Headlines were made when AUSTRAC brought civil proceedings against Tabcorp for breaches of the AML Act. This was the first major civil proceedings litigation brought by AUSTRAC against any reporting entity in Australia. In the approximate two years that the action lasted there was much conjecture and debate over how the matter might play out. Ultimately, a settlement was reached for Tabcorp to admit to certain breaches of the AML Act and to accept a civil penalty of AUD $45M.
Justifiably, the largest civil penalty settlement, outside the ACCC jurisdiction, made the headlines. AUSTRAC were keen to talk up the settlement, whilst Tabcorp were at pains to confirm their newfound good corporate citizen role. But behind the headlines what was agreed before Mr Justice Perram? Attached is the full Order agreed by AUSTRAC and Tabcorp, and subsequently approved by Mr Justice Perram. It reads somewhat differently from the various press releases and press comments.
Download the Order in AUSTRAC v TABCORP
So what actually was the agreed? For sake of simplicity I will use the term Tabcorp to encompass all three entities which were subject to proceedings (TAB Ltd, Tabcorp Holdings Ltd, Tabcorp Wagering (VIC) Pty Ltd). Tabcorp admitted that it engaged in the following conduct which was in contravention of the AML Act:
- A failure to enrol as a reporting entity in breach of section 51 B (One) (A);
- Failure to report 84 suspicious matters between July 2010 and August 2014;
- 1 x failure to provide a SMR to AUSTRAC on time for an instance of suspected match fixing;
- 32 x failures to provide SMRs to AUSTRAC on time for instances of suspected credit betting;
- 51 x failures to provide SMRs to AUSTRAC on time in relation to instances of suspected credit card fraud;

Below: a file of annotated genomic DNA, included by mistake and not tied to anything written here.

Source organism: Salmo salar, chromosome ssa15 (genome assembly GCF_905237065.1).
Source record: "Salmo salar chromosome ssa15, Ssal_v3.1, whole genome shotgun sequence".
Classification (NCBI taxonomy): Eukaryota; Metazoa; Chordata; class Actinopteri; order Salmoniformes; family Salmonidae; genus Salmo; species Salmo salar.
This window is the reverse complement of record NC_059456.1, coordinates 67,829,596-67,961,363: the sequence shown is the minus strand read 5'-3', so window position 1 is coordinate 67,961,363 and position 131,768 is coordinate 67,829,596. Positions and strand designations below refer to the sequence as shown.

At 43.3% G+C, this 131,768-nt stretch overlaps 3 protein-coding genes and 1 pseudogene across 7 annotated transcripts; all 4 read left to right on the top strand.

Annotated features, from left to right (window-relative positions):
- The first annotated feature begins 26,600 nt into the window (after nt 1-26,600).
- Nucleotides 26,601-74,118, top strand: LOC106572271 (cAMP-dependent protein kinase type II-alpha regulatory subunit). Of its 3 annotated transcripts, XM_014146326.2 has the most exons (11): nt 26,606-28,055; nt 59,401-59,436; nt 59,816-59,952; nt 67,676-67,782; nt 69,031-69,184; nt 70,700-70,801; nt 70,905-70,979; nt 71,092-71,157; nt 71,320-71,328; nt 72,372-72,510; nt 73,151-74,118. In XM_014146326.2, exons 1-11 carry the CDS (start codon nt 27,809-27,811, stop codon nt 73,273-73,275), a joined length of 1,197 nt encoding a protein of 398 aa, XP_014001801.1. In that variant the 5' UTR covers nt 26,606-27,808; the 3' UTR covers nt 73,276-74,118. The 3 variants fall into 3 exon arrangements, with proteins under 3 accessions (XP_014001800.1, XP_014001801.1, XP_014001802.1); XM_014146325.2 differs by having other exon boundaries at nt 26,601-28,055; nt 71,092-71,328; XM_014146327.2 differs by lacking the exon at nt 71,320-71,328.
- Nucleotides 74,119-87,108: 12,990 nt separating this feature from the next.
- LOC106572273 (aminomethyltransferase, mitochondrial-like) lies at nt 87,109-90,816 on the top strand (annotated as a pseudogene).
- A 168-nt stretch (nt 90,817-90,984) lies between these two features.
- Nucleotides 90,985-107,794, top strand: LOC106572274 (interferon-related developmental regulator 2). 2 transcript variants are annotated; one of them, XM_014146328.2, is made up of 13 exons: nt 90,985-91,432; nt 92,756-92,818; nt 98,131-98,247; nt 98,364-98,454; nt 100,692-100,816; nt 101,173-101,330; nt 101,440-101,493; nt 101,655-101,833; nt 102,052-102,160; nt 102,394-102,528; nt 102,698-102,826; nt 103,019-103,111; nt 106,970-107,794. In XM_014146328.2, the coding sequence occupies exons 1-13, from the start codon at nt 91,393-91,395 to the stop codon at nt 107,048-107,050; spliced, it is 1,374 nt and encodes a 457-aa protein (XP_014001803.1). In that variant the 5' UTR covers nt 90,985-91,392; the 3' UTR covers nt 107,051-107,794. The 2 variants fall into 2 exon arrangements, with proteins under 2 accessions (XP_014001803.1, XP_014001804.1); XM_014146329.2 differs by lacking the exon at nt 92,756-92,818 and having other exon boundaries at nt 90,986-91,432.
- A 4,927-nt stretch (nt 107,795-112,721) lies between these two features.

- 20 x failures to provide SMRs to AUSTRAC on time for instances of suspected credit;
- 1 x failure to provide SMR to AUSTRAC on time for an instance of suspected credit card fraud;
- Providing a designated service to customer without having carried out the applicable customer identification procedure;
- Providing designated services in circumstances where the joint AML/CTF Program did not fully meet the requirements of the AML Act.
Therefore, Tabcorp agreed to a AUD $45 M fine for the following;
- 84 x failures to provide SMRs to AUSTRAC on time for suspected credit card fraud, match fixing, and credit betting;
- A failure to enrol on time;
- Providing a designated service to one customer without having carried out the customer identification procedure; and
- Having a program which did not fully meet the requirements of the Act.
In that light, it does appear a very large fine for not particularly serious breaches of the Act. Perhaps the size of the fine actually represented the totality of Tabcorp’s alleged breaches of the Act which it was not prepared to admit to given other factors outside AML compliance.
Several other points are of interest arise:
- Several of these potential suspicious matters were actually reported to other law enforcement agencies, just not to AUSTRAC. So reporting entities should be careful to report to all relevant law enforcement agencies even if that means multiple reporting;
- Suspected credit card fraud should now be reported by reporting entities, this clarifies Sect 41(1)(f) and shows how broad this section is.
- Tabcorp did actually enrol, albeit late;
- Section 81 – the obligation on a reporting entity to not to provide a designated service to a customer without having adopted or maintained an AML Program has, in could be argued, now changed to “not having a program that does not fully meet the requirements of the Act”. A dangerous interpretation? How did the AML Program “not fully meet the requirements of the Act”?
- There is no mention of the failure to have an adequate ML/TF risk assessment. Allegations which were pleaded; and
- There is no mention of the potential AML Program governance failures at Board level, and between senior management and the Board.
On the last point of AML Program governance it is disappointing that this was not dealt with, in my opinion, adequately. Yes, the $45M fine, plus the addition costs, gets the attention of Board members and Senior Management but a governance finding would do so even more, especially if followed up by ASIC action under the Corporations Act.